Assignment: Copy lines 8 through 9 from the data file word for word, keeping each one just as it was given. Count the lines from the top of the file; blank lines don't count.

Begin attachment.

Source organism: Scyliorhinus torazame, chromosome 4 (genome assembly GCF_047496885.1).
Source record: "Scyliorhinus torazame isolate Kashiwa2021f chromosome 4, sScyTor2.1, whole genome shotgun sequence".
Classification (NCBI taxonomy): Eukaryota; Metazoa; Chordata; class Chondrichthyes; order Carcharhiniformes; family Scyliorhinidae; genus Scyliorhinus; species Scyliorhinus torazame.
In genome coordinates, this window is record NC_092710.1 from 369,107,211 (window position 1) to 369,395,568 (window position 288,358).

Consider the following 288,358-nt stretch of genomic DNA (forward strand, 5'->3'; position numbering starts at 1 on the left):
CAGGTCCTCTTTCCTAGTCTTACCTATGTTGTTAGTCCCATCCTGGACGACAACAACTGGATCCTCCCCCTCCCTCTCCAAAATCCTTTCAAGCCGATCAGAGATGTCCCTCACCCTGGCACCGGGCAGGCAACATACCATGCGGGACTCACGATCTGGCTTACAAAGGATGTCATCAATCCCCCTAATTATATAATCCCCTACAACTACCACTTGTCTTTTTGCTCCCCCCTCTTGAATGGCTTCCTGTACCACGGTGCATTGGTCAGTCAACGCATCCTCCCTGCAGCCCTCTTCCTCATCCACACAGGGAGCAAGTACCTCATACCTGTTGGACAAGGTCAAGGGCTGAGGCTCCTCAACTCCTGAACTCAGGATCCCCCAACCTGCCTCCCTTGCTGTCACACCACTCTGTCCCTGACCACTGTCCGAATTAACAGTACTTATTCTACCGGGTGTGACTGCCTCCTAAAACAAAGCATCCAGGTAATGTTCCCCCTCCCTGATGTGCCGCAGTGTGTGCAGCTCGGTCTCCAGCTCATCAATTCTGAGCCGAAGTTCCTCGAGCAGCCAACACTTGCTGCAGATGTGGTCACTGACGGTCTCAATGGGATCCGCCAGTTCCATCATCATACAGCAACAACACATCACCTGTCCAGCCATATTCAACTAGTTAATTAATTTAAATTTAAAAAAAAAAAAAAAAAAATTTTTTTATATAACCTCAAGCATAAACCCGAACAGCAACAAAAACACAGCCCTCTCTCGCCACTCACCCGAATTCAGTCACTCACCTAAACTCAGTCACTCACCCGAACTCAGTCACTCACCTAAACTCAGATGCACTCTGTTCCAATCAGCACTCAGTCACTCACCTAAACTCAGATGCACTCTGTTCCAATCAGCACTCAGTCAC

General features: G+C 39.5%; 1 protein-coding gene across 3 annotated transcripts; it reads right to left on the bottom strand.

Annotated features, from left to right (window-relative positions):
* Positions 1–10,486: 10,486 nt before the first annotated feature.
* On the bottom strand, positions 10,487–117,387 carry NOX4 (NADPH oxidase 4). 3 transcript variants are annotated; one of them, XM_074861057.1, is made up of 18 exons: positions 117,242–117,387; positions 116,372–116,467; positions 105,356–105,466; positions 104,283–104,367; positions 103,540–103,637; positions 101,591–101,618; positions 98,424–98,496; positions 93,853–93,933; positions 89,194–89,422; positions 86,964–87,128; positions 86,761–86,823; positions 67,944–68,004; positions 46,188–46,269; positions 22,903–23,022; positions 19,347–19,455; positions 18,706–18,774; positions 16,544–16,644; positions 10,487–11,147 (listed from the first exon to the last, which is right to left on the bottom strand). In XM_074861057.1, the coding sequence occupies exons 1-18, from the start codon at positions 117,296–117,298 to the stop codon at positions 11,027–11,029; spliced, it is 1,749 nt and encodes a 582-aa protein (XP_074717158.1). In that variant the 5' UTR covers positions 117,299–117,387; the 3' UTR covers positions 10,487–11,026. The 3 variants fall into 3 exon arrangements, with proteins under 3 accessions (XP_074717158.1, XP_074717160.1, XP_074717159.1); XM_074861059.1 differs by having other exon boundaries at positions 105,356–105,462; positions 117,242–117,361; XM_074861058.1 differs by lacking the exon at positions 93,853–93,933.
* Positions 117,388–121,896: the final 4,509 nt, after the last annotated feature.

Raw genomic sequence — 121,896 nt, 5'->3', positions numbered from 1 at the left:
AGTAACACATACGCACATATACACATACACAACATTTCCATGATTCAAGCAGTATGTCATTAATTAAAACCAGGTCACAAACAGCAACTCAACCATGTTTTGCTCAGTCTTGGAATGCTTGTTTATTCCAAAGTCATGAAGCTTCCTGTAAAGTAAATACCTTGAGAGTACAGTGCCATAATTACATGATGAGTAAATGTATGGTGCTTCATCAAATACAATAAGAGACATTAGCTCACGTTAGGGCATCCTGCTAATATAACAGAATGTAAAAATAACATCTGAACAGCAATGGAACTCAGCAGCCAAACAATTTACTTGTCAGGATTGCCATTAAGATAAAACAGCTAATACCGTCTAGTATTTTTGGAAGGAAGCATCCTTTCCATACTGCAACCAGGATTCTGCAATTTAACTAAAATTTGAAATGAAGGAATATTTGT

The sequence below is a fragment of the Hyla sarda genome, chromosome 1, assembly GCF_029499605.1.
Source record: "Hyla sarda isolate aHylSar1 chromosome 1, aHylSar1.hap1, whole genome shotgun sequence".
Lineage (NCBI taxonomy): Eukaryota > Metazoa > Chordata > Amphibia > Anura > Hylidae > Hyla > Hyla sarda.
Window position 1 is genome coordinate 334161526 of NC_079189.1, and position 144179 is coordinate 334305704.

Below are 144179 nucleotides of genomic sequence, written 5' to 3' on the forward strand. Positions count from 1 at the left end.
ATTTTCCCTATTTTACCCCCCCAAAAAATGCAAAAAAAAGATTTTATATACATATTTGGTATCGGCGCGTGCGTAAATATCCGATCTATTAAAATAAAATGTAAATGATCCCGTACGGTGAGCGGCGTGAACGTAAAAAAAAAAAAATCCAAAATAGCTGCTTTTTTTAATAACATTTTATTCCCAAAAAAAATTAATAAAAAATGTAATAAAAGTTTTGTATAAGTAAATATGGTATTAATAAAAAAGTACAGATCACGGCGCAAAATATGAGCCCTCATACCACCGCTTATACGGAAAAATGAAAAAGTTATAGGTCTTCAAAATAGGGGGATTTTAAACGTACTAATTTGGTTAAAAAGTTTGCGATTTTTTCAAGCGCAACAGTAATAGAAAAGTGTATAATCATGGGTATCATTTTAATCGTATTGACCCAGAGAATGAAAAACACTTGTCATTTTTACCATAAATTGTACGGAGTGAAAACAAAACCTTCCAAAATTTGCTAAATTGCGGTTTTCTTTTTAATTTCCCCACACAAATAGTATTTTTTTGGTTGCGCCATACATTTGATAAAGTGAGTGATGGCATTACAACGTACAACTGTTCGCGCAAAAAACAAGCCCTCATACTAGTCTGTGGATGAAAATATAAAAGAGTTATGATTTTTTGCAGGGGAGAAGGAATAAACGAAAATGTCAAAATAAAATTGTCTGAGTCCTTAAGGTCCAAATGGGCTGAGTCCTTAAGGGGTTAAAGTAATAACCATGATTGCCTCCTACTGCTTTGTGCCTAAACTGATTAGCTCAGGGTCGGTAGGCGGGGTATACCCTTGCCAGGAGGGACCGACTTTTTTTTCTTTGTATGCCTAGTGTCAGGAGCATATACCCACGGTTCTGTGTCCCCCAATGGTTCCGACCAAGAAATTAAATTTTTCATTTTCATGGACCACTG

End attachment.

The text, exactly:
Annotated features, from left to right (window-relative positions):
* Positions 1–10,486: 10,486 nt before the first annotated feature.